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Protests intensify in Bolivia over gasoline prices

 A man rides a bicycle past a car burned during a protest against fuel hikes in El Alto, Bolivia, Thursday, Dec. 30. 2010. People protested against a ...
 Firefighters inspect debris from a tollbooth burned during a protest against fuel hikes in El Alto, Bolivia, Thursday, Dec. 30. 2010. People proteste...
 People walk past a car set on fire during a protest against fuel hikes in El Alto, Bolivia, Thursday, Dec. 30. 2010. People protested against a 73 pe...
 People, one waving a Bolivian flag, demonstrate during a protest against fuel hikes in El Alto, Bolivia, Thursday, Dec. 30. 2010. People protested ag...

Bolivia Gasoline

A man rides a bicycle past a car burned during a protest against fuel hikes in El Alto, Bolivia, Thursday, Dec. 30. 2010. People protested against a ...

Bolivia Gasoline

Firefighters inspect debris from a tollbooth burned during a protest against fuel hikes in El Alto, Bolivia, Thursday, Dec. 30. 2010. People proteste...

Bolivia Gasoline

People walk past a car set on fire during a protest against fuel hikes in El Alto, Bolivia, Thursday, Dec. 30. 2010. People protested against a 73 pe...

Bolivia Gasoline

People, one waving a Bolivian flag, demonstrate during a protest against fuel hikes in El Alto, Bolivia, Thursday, Dec. 30. 2010. People protested ag...

Protests intensified in Bolivia on Thursday against a sharp increase in fuel prices imposed by President Evo Morales' government.
Thousands of demonstrators marched in La Paz and other cities, calling for the price hikes to be repealed. Some demanded Morales' resignation.
The higher prices were announced suddenly on Sunday, and it has been the most unpopular measure of Morales' five-year presidency. It led to an immediate 73 percent jump in gasoline prices and an 83 percent rise in prices for diesel _ and also prompted rapid increases in transport and food prices in the Andean country.
Taxi drivers held a strike that largely paralyzed La Paz on Thursday to denounce the higher prices, and protests were also held in the cities of Cochabamba, Santa Cruz and Oruro.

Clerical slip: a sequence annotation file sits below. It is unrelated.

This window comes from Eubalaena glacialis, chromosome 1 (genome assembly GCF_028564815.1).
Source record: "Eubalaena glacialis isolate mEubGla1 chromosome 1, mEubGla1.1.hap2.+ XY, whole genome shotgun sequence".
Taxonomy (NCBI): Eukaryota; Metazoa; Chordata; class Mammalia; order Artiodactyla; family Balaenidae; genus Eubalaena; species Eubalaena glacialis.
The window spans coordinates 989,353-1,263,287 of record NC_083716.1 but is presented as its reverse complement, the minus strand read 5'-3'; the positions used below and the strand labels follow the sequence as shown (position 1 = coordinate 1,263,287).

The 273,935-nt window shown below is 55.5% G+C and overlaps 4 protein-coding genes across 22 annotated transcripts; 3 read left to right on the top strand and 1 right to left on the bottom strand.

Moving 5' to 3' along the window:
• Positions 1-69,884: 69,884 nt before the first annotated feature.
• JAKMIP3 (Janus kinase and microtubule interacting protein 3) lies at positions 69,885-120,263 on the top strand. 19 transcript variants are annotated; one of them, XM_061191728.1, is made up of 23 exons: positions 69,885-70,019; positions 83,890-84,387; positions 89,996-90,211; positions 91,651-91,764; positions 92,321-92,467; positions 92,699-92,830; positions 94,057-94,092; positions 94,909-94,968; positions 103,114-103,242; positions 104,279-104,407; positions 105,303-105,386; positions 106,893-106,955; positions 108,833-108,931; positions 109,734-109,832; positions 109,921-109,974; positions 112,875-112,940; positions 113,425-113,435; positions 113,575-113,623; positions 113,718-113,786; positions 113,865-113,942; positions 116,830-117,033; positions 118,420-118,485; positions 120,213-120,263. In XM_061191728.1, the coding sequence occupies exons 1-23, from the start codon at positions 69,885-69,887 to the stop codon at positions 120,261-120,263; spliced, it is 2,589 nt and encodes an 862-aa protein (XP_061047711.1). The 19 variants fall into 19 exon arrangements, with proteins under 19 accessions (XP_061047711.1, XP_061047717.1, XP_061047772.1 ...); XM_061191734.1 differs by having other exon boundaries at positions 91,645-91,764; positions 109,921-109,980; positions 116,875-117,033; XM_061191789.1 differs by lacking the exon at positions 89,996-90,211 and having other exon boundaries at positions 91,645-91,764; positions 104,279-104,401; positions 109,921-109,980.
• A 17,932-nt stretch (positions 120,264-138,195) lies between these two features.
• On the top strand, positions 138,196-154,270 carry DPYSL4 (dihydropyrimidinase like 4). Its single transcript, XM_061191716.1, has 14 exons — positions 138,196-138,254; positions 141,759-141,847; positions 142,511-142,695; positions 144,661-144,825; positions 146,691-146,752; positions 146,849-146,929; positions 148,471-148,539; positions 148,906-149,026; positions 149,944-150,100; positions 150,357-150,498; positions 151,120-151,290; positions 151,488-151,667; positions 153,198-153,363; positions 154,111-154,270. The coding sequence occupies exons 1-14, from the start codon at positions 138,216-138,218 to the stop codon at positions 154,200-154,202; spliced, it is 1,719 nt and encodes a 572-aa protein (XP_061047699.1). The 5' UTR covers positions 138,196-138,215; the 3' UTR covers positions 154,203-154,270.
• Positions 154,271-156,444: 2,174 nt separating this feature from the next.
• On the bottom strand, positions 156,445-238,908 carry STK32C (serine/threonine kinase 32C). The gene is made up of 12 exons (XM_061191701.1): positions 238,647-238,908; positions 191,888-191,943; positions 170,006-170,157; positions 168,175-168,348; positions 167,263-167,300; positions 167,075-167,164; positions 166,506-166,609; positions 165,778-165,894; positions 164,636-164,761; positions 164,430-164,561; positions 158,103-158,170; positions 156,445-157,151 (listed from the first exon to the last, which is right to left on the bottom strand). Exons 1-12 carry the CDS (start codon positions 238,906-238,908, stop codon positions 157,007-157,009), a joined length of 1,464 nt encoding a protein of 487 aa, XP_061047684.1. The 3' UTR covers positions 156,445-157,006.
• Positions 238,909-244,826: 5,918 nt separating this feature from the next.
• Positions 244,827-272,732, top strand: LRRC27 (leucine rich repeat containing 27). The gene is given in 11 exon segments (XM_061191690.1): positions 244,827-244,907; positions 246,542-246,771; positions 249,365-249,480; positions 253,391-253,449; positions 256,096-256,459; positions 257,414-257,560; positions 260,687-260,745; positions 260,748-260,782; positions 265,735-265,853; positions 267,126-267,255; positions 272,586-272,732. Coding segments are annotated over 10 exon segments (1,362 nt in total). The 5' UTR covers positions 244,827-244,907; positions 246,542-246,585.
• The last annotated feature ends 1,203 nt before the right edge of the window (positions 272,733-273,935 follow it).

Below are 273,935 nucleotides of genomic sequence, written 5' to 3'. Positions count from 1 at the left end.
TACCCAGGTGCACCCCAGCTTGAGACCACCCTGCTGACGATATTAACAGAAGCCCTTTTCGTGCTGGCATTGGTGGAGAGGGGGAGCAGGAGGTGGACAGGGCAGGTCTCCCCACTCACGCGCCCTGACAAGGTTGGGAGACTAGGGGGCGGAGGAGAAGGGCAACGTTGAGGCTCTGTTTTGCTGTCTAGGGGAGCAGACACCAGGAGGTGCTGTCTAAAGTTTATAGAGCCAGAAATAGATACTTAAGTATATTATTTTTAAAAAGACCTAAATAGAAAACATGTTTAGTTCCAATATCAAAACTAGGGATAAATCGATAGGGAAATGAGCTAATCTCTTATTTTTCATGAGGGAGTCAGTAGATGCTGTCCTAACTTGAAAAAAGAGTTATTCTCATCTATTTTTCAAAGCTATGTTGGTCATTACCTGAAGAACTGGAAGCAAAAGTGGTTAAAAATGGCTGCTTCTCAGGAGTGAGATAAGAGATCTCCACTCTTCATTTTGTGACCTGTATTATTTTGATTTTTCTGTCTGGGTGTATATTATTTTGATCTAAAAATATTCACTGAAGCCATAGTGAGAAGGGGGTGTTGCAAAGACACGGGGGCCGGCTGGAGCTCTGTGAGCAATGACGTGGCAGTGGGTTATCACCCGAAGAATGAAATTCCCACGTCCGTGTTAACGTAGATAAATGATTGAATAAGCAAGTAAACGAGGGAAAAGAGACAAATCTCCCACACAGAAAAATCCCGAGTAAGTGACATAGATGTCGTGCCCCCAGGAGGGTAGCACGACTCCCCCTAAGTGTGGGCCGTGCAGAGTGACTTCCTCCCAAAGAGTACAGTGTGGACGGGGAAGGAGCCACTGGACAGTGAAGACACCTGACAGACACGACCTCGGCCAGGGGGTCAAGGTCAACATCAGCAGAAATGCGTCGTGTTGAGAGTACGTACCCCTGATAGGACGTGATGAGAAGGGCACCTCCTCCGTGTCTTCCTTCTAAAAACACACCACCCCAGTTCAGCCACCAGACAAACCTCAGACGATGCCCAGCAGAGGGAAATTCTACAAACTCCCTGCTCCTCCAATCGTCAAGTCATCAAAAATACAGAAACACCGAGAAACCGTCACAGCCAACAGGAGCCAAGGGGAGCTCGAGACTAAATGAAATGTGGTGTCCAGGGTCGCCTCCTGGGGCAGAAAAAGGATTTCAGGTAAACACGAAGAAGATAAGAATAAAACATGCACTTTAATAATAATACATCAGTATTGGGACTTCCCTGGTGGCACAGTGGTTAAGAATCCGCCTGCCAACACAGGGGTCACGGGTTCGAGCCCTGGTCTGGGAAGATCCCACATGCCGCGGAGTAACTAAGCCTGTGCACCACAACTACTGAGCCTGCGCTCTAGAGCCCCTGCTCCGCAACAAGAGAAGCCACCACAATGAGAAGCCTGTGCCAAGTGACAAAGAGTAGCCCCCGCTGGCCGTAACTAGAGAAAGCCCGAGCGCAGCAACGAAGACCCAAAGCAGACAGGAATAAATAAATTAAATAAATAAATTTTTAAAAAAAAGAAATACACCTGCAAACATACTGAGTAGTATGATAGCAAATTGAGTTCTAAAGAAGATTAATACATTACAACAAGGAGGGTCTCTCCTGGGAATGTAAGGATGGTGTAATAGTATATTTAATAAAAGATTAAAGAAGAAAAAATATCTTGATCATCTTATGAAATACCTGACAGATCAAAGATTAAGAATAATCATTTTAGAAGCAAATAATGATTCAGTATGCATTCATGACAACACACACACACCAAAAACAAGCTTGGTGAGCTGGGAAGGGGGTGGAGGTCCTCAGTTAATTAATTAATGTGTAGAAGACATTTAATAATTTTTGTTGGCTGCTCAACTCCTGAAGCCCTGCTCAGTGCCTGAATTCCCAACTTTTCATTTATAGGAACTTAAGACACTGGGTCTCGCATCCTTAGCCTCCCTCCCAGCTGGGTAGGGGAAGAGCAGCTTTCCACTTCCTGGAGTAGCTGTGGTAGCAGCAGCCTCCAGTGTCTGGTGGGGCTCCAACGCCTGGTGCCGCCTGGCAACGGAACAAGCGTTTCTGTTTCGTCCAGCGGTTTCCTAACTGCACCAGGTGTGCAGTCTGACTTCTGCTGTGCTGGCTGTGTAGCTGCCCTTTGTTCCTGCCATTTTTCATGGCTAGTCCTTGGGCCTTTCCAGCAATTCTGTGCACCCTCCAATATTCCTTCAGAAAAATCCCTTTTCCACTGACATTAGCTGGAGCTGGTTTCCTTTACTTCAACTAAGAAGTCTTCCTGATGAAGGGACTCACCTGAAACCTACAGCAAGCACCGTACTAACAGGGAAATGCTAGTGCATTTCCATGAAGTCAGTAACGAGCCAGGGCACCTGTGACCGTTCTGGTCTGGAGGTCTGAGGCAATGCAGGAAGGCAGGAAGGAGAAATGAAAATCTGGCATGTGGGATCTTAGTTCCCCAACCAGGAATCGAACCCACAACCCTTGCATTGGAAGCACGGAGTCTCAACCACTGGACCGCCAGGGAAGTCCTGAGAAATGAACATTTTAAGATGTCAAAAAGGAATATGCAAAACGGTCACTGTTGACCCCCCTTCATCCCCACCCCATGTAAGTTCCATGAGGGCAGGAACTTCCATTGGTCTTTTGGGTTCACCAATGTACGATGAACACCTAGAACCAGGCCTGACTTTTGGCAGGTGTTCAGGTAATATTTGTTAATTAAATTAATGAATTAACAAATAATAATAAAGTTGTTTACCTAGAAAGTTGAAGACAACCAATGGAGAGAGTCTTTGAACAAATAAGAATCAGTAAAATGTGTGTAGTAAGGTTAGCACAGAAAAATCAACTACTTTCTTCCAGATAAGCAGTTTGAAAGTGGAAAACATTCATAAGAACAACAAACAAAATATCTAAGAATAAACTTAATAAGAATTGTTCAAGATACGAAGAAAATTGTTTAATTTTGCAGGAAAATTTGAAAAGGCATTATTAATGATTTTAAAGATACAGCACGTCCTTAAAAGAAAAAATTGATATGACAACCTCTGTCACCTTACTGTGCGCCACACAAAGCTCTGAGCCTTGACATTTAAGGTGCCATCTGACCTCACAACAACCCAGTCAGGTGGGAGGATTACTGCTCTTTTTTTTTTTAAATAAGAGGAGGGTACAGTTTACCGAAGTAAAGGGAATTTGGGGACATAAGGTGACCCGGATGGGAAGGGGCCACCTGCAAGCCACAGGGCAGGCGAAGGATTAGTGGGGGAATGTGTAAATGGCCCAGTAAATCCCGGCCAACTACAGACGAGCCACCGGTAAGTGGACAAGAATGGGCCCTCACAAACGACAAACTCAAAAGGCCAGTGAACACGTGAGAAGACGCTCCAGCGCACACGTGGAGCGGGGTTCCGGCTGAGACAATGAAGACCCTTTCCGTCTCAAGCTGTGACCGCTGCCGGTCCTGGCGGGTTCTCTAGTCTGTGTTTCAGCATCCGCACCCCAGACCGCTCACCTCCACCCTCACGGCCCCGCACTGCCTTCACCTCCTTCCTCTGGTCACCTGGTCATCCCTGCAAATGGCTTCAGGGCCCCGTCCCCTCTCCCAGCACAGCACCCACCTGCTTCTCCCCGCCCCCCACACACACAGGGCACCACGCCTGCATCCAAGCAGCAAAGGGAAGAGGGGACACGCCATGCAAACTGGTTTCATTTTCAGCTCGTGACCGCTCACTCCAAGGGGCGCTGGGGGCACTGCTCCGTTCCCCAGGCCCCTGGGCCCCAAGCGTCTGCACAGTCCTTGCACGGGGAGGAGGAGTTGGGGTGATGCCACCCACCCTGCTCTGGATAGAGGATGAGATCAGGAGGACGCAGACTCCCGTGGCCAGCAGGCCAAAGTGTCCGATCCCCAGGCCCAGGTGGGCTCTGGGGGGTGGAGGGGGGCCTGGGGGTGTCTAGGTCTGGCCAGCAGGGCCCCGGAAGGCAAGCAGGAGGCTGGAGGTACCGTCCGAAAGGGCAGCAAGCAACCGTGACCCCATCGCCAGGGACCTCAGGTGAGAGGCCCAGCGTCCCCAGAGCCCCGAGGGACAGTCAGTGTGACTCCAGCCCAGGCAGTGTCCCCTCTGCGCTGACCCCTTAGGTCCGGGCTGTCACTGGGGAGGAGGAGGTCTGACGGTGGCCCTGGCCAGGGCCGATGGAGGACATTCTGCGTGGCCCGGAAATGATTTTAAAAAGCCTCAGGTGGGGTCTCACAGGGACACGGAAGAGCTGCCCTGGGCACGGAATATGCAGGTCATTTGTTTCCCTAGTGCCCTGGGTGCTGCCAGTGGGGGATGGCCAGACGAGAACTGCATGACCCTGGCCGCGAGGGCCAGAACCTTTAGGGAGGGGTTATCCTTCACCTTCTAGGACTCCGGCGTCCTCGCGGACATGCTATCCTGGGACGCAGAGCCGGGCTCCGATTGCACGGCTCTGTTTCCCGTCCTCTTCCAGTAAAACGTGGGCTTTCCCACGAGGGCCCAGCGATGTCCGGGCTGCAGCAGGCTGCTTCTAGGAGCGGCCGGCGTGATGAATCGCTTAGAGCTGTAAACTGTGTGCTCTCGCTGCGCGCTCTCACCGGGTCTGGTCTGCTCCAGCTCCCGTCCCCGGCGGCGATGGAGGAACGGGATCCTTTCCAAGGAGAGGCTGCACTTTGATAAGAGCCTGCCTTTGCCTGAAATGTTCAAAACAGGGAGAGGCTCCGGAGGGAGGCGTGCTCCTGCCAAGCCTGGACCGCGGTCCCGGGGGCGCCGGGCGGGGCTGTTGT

Demonstrators set afire a car and a tollbooth on Thursday in the city of El Alto, neighboring La Paz. People lined a bridge while protesters raised fists demanding the measure be repealed.
Fuel prices had been frozen for six years, but the government said it could no longer afford to subsidize them, especially since much is smuggled across the border to neighboring countries.
Responding to the protests, Morales' government has announced steps aimed at mitigating the economic effects _ including 20 percent salary increases for public workers aimed at offsetting higher fuel prices. The government also announced new assistance to rice, corn and wheat farmers intended to increase production and bring down prices.
Demonstrators have called their protest the "gasolinazo."
Neighborhood protest leader Claudio Luna said in La Paz that the government's "message hasn't met the expectations of the population, and for that reason we're going to continue the protests." He said demonstrators want prices lowered back to their former levels.
Bus drivers have also held sporadic protests this week, demanding the government further increase fares. Authorities ordered raises of 60 to 80 percent in public transport fares, but bus drivers argue that isn't enough to offset the higher costs.
Food prices have also risen 15 percent in subsidized government markets, but that remained much less than in private supermarkets. People seeking bargains lined up at a state-run food store in La Paz on Thursday.
Morales, meanwhile, said in a news conference that he is inviting advisers from Paraguay's government to help formulate additional measures to lessen the blow of eliminating fuel subsidies.


Updated : 2021-08-05 00:49 GMT+08:00